Welcome feathered friends with a fun place to play with painted flower pot bird baths.
Water lures birds to dunk and splash, It cools them during hot weather and keeps their feathers fit for flying. Refreshing drinks aid digestion, especially for seed and fruit eating species.
Terra cotta pots are simple, inexpensive, easy to find, and wonderful for all types of garden art projects.
It is so simple to make a bird bath: the pots form the base or column and a terra cotta dish or saucer, the kind used under a pot, becomes the basin or bowl of the birdbath. It is a good idea to use a waterproof construction adhesive to join your pots together.
Decorating you bird bath is the fun part. You can simply paint it one solid color or go crazy with bright wild colors or even add surface texture such as sponging, spattering, or crackling. Show your artist side and paint different designs, flowers, or scenes on it. If you feel that you are not very good at painting then you can easily use vinyl stickers or decoupage your flower pot bird bath. However you wish to decorate your bird bath is up to you, but it is important that you first prepare your clay pot before painting it.
Here are some wonderful Painted Clay Pot Bird Baths for inspiration, note the different variations of using flower pots to make the base or pedestal.
I love ivy and I like how Donna Dewberry paints with her one stroke technique a lovely vine of ivy growing around this painted clay pots bird bath.
These lovely flower pot bird baths are built and hand-painted by DaisyDee Art Studio, I really like how she paints her flowers as if they are growing up the side of the pots with a matching cluster of flowers in teh center of the bird bath basin. These painted clay pot bird baths will make a great complement to any yard or garden. They could also be used as an end table or plant stand.
Here is another variation of a bird bath base. DaisyDee Art Studio uses an upside down saucer for the bottom to give stability, then glues two pots end-to-end and then the rim of a third pot glued to the rim of the pot below it, and of course a saucer glued onto the top of the stacked pots. She painted all with an almond-colored background and and brightly colored flowers.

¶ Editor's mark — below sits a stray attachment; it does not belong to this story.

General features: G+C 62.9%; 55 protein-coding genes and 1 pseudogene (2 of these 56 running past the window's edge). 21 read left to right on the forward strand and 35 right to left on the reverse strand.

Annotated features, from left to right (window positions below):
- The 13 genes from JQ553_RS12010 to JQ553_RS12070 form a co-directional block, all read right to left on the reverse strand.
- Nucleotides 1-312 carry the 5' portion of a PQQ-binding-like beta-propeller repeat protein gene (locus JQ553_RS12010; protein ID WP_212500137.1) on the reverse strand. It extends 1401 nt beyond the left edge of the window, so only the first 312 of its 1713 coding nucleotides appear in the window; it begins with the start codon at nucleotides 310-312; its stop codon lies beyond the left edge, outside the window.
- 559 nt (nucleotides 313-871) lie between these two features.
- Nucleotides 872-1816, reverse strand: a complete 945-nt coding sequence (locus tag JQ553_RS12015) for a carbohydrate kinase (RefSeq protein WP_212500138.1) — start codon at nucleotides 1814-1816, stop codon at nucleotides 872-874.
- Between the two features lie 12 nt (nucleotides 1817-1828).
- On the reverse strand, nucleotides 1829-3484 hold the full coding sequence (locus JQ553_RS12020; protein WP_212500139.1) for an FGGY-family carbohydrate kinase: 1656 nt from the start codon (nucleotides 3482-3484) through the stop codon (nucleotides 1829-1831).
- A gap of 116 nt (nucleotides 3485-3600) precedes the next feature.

The perfect bird bath for your deck, garden or tabletop. Three Garden Fairies sit gazing at butterflies and surround the base. By paintedseasons.com
This terra cotta bird bath shows that you do not have to give your pots a background color to make your designs stand out. By welcomehomedecor.biz
It’s easy to make this birdbath from flowerpots and a saucer by Debbie Mum. Select three terra cotta flowerpots in graduated sizes for the birdbath base. When you are purchasing the pots, stack them upside down at the store to make sure you get the height and look that you desire. Use a large terra cotta saucer for the basin. Be sure to look for a saucer that is glazed on the inside so that it will hold water. If desired, you can glue pots together, but I chose to leave mine separate so that I can dismantle the birdbath in winter and store the pots one inside the other in a sheltered area.
Here’s another pretty example of a painted birdbath. You can get the complete tutorial at How to Paint and Decorate a Terra Cotta Flower Pot Bird Bath. Source dotcomwomen.com.
These colorful birds by Art by Mae show that you can really have fun painting flowers and scenes on clay pot bird baths.
I really like how Charlene Bessken used a soft green for the rim and sponged back ground on this painted pansies bird bath.
Painted Pot Birdbath by Decorative Wonders, with painted faux brick, watering can, wildflowers and lilacs.
Koi Stacked Flower Pot Bird Bath hand painted by Robin Sear of Dancing Rabbit Designs. The koi aren't coy in this painted terra cotta bird bath. Pots in ascending size stack up to hold the top with trompe l'0iele koi swimming about. What would you layer on each of your pots? Robin did dragonflies, bees and boats.... Fully functional in the garden. Bring it inside in the winter.